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People within these specialist communities will have very specific skills – data programmers, for example – and will rate each other.Getty Images/iStockphoto

Crowd funding – seeking finance from multiple sources online – is already one way for startup businesses to tap a network and raise the money they need. But in future, "crowd labour" could be the key to employment.

Belinda Johnson, owner of WorkLab, an employment research organization and consultancy, says there will always be a recruitment industry but how it functions will be turned on its head, as the way that people search for jobs, and employers hunt for talent, changes.

"The recruitment process will be about productivity, so people will be recruited based on outcomes," she says.

"It will be about reputation and recommendation. A lot of the information on our CVs will become irrelevant – school history and gaps in employment, etc. CVs will be based on the outcomes achieved in previous roles. It will be about reputation for delivery: Can you deliver in a certain time and at what cost?"

The economic downturn has spurred a rapid increase in the number of those working on contracts, and Ms. Johnson says such contingent workers could represent up to 50 per cent of all employees by 2020. As more people are employed on short-term contracts, she says, it is increasingly the case that "your last assignment is your reference."

One example of how individuals might be finding jobs in future is oDesk Corp., an online work exchange. It provides a digital platform for those looking for specific work and those wanting to hire people. "It allows hirers to post tasks into the ether. People register, put up their credentials and oDesk adds a margin," Ms. Johnson continues.

As a result of such websites, niche communities are emerging that are far more tightly defined than those on social media sites such as LinkedIn. "We are seeing communities within communities, where you find kindred spirits," Ms. Johnson says.

People within these specialist communities will have very specific skills – data programmers, for example – and will rate each other. "These people are helping each other build their reputations, which is tremendously powerful."

As these valuable talent pools build, there are implications for employers, which are already evident, even at a senior level. Andrew Hill, the Financial Times' management editor, recently wrote about how the so-called "crowd and cloud" might enable employers to bypass executive headhunters.

Ms. Johnson also believes the mainstream methods of finding talent are limited: "Companies are too prescriptive and fixed in how they find people and need to be more open in order to capture the people they want. There are more and more hurdles for candidates to get through, with various stages to the job application process – interviews and psychometric tests. The more organizations do this, the more jaded candidates will become."

She says companies and agencies often fail to understand that the candidate is a customer: "Many do not respond to unsuccessful applications, which is not acceptable.

"For retail and utility companies, the candidates are, in fact, customers, so the way they are treated directly affects the customer base. Candidates will remember a shoddy experience."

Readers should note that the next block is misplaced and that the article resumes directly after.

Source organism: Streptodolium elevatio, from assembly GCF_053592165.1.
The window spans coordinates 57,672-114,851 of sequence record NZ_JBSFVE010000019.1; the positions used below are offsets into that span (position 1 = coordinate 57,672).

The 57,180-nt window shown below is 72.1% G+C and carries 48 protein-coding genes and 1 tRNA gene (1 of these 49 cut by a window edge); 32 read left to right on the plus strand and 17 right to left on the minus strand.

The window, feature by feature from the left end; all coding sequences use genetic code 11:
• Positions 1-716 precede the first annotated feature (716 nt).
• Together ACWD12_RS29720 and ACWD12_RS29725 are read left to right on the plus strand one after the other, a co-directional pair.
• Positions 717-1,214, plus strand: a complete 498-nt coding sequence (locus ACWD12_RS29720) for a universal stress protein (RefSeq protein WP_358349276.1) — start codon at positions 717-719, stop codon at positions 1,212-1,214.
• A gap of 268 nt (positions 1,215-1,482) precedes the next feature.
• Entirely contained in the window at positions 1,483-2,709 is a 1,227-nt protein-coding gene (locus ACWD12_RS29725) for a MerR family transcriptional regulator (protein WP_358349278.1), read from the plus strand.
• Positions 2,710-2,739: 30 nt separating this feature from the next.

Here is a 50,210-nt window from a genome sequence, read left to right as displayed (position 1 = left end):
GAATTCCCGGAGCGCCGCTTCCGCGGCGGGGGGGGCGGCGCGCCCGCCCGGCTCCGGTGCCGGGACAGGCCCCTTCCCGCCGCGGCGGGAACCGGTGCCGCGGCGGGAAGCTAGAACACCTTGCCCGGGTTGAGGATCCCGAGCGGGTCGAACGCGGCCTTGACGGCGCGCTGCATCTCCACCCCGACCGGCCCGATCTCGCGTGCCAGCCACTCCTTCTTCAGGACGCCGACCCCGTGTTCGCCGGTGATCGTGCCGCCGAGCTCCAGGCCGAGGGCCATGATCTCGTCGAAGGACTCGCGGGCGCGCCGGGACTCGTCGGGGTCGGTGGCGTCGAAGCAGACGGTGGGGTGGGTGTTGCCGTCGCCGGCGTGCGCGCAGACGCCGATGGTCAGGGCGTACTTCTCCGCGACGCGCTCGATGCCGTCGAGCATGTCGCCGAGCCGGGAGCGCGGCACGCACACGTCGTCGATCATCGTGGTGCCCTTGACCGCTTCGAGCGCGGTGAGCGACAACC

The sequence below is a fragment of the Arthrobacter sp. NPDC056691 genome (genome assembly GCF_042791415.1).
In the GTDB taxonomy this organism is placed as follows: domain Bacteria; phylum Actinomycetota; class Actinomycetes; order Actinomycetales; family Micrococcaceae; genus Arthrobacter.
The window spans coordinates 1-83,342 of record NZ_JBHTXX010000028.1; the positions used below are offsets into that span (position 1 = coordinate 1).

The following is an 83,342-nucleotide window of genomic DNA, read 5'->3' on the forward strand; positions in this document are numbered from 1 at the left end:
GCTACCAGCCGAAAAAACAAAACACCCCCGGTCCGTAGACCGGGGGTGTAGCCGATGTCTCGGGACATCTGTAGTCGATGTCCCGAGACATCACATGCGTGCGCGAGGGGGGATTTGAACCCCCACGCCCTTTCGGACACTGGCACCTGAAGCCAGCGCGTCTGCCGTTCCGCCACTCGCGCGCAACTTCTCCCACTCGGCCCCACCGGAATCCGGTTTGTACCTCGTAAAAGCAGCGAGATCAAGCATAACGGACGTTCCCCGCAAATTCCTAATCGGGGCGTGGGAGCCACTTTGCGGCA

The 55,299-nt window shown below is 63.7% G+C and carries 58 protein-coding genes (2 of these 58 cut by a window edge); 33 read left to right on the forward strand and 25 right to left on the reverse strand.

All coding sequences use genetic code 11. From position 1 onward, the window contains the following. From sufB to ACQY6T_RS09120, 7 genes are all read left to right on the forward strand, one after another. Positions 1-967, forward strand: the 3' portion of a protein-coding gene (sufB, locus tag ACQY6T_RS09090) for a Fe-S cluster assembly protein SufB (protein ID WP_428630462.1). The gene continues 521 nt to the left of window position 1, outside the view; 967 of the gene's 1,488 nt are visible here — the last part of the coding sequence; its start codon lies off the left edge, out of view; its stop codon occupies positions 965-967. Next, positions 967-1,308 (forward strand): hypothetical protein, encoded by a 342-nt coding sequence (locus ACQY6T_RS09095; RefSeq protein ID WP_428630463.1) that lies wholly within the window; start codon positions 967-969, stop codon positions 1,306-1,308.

As new methods evolve, job candidates will be able to choose which process they follow: being referred by colleagues and peers, or traditional recruitment. Ms. Johnson says those who are most sought after will choose the referral route, forcing companies to tap into these specialist communities to hunt for talent – a vast and complex task.

Recruiters will have to scour the online world to find where specific people "hang out" and then hold a conversation with them. But they cannot enter those discussions as general recruiters: A headhunter will have to know almost as much about a specialty as the people they seek from that skill set, whether it be within research and development, engineering, or financial services, for example.

"This ability to 'source' will itself become highly prized and finding people in this way will become a new industry," Ms. Johnson says.

The next challenge for employers will be to coax people on board once they have found them. This will require "engagement" and employees will have to be engaged in different ways.

She says this, in turn, affects corporate identity. Companies tend to have no real personality: the "face" of an organization is its generic logo, or branding, not a person. This raises questions as to how it can cope with rising individualism. For example, someone considering working for BP will care most about what it is like working in a specific role, in a particular department, as opposed to just "working at BP" generally.

Once companies have found the people they want, there will be a "need to keep them compliant and monitor their productivity," Ms. Johnson adds. "This again is a skilled and complex process, and is a specialism in itself."

Job seekers and those searching for talent are together slowly adapting to these changes, she argues: "While the principle of the sourcing of crowd knowledge has a long history, the commercialization of crowd labour is still in its relative infancy. It is most developed within fields that naturally lend themselves to a defined task – programming, design, content writing."

She acknowledges it will be some time before a substantial shift takes place, but predicts that workers will eventually earn more money doing things that really interest them.